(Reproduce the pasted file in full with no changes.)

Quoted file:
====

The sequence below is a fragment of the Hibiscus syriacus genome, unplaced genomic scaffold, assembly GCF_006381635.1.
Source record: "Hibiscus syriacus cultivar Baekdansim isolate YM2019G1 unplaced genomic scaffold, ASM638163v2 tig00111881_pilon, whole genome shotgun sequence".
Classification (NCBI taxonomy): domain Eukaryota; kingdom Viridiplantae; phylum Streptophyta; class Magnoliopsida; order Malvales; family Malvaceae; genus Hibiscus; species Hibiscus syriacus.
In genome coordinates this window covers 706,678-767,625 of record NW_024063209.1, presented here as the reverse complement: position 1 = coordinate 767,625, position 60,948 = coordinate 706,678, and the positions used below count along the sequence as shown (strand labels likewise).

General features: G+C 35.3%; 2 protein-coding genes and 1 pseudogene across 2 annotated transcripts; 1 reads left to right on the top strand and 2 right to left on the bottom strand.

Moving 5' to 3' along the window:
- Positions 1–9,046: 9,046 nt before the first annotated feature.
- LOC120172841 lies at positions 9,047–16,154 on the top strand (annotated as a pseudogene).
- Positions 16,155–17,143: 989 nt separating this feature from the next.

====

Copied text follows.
The sequence below is a fragment of the Hibiscus syriacus genome, unplaced genomic scaffold, assembly GCF_006381635.1.
Source record: "Hibiscus syriacus cultivar Baekdansim isolate YM2019G1 unplaced genomic scaffold, ASM638163v2 tig00111881_pilon, whole genome shotgun sequence".
Classification (NCBI taxonomy): domain Eukaryota; kingdom Viridiplantae; phylum Streptophyta; class Magnoliopsida; order Malvales; family Malvaceae; genus Hibiscus; species Hibiscus syriacus.
In genome coordinates this window covers 706,678-767,625 of record NW_024063209.1, presented here as the reverse complement: position 1 = coordinate 767,625, position 60,948 = coordinate 706,678, and the positions used below count along the sequence as shown (strand labels likewise).

General features: G+C 35.3%; 2 protein-coding genes and 1 pseudogene across 2 annotated transcripts; 1 reads left to right on the top strand and 2 right to left on the bottom strand.

Moving 5' to 3' along the window:
- Positions 1–9,046: 9,046 nt before the first annotated feature.
- LOC120172841 lies at positions 9,047–16,154 on the top strand (annotated as a pseudogene).
- Positions 16,155–17,143: 989 nt separating this feature from the next.